But there are two teams who this could make sense for. While admittedly unlikely, let’s look at the possibility.
NY Jets— The Jets hold the 18th pick in the first round this year (for reference on pick values, this is the chart that front office execs use when determining the value of their draft picks for trade purposes.) Once the Jets rid themselves of Santonio Holmes, Mark Sanchez and Antonio Cromartie in the coming days, they’ll have more 2014 cap space than they’ll be able to spend.
In a draft as deep as this year’s, Gang Green will certainly have the opportunity to get a great talent at 18. The Jets might have the worst set of skill-position guys in the league, so it’s likely that they draft a WR or TE at this #18 (the super-athletic Eric Ebron has been associated with the Jets, but my guess is he’ll be gone by the time they pick).
Miami Dolphins— Graham could also be in play for the Dolphins. Miami picks 19th in this year’s draft and also has a ton of 2014 available cap space. Their need to add play-making receivers is not as vital as the Jets’, but the Dolphins could still surely find a place for Graham. If Eric Ebron were there at #19, he would definitely be an option for Miami.
This scenario may actually make more sense for Miami—they have a more secure QB situation, meaning they theoretically have a better chance of 2015 success (decreasing the value of the second draft pick they’d have to give up). Graham also has Miami roots from his college days at UM.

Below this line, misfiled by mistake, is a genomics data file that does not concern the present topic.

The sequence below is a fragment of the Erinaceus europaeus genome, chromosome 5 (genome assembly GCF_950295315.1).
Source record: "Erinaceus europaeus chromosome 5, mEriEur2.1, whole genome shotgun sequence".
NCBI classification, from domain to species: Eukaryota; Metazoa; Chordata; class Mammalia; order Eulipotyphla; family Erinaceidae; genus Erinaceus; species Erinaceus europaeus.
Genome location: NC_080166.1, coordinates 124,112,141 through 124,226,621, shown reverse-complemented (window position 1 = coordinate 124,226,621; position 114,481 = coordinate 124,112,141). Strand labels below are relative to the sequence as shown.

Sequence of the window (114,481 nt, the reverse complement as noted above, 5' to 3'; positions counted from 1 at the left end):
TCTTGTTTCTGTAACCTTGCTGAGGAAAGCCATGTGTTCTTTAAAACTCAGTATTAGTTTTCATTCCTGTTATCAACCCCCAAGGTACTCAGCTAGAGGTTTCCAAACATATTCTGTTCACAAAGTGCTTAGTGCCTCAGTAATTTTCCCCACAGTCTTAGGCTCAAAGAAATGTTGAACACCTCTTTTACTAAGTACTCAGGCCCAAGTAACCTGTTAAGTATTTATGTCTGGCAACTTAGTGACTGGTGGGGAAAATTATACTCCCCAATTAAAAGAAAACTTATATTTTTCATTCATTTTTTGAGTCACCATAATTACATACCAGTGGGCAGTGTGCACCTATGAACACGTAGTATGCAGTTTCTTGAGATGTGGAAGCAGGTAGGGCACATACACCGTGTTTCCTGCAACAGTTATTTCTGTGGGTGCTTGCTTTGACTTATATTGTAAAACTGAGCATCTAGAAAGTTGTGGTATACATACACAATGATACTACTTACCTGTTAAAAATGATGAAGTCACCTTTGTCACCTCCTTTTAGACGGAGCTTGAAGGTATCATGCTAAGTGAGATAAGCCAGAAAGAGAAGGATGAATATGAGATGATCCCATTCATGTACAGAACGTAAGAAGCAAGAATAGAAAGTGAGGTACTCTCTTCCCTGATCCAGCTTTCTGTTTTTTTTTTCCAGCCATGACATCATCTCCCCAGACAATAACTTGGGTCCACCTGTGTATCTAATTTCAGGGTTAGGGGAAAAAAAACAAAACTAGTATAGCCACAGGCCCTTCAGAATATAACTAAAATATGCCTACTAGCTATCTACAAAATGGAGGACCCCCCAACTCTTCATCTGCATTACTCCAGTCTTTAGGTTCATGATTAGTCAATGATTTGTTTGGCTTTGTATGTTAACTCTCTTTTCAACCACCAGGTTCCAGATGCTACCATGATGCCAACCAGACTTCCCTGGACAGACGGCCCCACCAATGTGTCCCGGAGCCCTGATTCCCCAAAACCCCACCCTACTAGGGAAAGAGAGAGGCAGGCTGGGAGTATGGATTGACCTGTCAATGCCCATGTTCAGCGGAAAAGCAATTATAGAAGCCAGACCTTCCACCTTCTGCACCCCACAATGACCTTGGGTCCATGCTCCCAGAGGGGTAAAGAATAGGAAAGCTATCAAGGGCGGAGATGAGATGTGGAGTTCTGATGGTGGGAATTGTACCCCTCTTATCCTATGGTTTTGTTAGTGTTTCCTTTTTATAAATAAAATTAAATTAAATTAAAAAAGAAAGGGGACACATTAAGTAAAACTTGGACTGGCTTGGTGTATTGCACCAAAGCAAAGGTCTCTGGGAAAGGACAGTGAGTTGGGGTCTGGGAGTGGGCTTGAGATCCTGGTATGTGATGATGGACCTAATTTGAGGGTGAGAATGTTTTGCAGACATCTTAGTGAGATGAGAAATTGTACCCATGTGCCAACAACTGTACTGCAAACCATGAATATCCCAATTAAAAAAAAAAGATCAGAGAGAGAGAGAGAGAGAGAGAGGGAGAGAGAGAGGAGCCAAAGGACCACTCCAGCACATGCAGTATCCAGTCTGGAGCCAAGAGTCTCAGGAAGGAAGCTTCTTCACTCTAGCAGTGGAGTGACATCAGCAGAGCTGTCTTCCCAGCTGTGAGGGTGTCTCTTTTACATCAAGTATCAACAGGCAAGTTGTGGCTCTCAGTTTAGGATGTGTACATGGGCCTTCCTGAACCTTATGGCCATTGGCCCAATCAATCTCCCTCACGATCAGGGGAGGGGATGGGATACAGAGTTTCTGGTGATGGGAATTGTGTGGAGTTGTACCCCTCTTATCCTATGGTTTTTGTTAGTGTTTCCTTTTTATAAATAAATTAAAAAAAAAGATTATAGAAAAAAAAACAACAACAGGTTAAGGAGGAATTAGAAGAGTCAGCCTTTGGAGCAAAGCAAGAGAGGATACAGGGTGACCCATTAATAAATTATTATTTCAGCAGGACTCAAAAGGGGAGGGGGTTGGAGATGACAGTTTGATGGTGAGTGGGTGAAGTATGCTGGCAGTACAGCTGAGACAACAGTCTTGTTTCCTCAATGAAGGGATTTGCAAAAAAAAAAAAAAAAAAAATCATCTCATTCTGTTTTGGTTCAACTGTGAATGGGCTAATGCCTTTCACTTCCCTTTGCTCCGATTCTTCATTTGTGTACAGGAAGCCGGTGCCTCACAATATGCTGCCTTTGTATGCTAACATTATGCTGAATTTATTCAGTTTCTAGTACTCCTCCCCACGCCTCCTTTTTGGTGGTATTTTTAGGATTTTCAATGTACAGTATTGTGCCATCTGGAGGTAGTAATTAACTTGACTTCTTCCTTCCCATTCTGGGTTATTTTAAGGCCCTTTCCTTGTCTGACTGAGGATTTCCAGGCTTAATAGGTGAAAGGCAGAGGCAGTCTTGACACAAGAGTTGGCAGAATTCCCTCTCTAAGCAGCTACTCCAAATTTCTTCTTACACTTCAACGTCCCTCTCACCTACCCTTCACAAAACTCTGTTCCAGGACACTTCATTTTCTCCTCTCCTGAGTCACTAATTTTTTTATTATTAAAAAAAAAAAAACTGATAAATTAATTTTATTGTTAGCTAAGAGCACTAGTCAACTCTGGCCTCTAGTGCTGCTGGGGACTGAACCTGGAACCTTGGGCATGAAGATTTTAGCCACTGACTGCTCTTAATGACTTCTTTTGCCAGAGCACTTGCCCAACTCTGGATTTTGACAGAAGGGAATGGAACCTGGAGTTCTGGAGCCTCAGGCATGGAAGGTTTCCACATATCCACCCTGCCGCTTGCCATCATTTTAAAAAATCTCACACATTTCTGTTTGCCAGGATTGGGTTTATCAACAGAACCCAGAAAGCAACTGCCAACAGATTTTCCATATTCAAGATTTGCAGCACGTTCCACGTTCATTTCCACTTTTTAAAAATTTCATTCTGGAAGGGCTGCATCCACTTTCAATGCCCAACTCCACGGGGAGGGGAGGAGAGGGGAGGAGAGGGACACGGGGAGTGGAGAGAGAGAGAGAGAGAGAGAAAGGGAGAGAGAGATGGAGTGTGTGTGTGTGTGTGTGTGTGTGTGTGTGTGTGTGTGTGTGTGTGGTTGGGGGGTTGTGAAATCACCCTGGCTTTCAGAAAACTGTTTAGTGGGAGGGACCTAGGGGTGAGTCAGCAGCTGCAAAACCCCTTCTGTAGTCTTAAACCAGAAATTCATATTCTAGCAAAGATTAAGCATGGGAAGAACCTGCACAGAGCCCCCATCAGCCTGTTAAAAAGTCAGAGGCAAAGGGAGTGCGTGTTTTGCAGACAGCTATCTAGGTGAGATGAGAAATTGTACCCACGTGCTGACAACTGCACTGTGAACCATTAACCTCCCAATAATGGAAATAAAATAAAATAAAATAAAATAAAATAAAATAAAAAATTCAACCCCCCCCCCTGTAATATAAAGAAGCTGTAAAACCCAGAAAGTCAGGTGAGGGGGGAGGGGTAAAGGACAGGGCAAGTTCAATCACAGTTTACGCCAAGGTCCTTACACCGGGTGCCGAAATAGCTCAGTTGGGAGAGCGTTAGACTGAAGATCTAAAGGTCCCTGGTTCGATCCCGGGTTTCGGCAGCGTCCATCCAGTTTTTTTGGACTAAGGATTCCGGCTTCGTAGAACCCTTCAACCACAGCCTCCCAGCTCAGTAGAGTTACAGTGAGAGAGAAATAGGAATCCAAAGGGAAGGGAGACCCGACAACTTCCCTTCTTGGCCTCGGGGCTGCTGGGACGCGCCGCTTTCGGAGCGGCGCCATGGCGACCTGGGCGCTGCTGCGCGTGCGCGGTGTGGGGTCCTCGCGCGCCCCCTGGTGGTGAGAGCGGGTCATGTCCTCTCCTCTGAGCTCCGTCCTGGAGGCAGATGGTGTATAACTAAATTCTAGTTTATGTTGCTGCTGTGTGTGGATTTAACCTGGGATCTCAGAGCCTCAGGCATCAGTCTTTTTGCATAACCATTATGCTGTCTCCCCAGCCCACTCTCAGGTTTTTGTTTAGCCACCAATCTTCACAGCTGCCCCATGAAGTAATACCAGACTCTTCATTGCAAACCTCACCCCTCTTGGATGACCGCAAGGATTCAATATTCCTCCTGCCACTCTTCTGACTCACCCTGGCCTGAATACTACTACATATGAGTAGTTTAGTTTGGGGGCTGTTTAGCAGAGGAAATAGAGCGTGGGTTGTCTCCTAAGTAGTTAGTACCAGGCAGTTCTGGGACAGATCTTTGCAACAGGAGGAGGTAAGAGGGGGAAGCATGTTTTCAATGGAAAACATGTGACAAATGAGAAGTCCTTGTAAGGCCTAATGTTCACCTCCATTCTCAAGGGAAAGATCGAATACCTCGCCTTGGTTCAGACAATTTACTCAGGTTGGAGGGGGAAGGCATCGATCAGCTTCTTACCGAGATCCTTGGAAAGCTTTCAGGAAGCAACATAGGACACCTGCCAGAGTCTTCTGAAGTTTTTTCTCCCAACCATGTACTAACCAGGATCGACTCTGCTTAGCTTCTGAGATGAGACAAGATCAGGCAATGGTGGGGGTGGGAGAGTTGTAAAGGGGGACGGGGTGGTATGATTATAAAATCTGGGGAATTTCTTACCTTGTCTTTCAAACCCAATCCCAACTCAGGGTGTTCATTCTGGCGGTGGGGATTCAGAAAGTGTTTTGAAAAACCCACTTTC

First Round TE’s, Last 10 Years
|21||Cincinnati Bengals||Tyler Eifert|
|21||Cincinnati Bengals||Jermaine Gresham|
|20||Detroit Lions||Brandon Pettigrew|
|30||New York Jets||Dustin Keller|
|31||Chicago Bears||Greg Olsen|
|6||San Francisco 49ers||Vernon Davis|
|28||Jacksonville Jaguars||Marcedes Lewis|
|30||Pittsburgh Steelers||Heath Miller|
|6||Cleveland Browns||Kellen Winslow II|
|32||New England Patriots||Benjamin Watson|
There have been just 10 TE’s drafted in the first round of the past ten draft’s. Of these first rounder’s, only Vernon Davis jumps off the page from a production perspective. Ebron could end up being a great player, but it is of course far from a guarantee that his skill-set will translate to the pro game.
Jimmy Graham gives you that guarantee, as he’s undoubtedly one of the best offensive weapons in football.
Either the Jets or Dolphins could offer Graham $12-$13 million annually over 5 years (let’s say $62 million total). They could give Graham a large signing bonus (let’s say $15 million), while also front-loading the deal. This not only would prohibit New Orleans’ ability to match the contract, but it would not harm the Jets or Dolphins franchise for future years.
A potential contract could look like this, with $40 million guaranteed ($15 million signing bonus plus ’14 & ’15 salaries):
|Year||Base Salary||Prorated Bonus||Cap Hit||Dead Money|
|2014||$17 million||$3 million||$20 million||—|
|2015||$8 million||$3 million||$11 million||$20 million|
|2016||$8 million||$3 million||$11 million||$9 million|
|2017||$7 million||$3 million||$10 million||$6 million|
|2018||$7 million||$3 million||$10 million||$3 million|
The abundance of 2014 cap space that the Jets and Dolphins hold means either would be able to take on Graham’s cap hit salary for the coming season. But of course these teams would have to give up a second first round selection, and it’s it that second pick that might be the deal breaker.Andrew Cohen @ajcohen03 email@example.com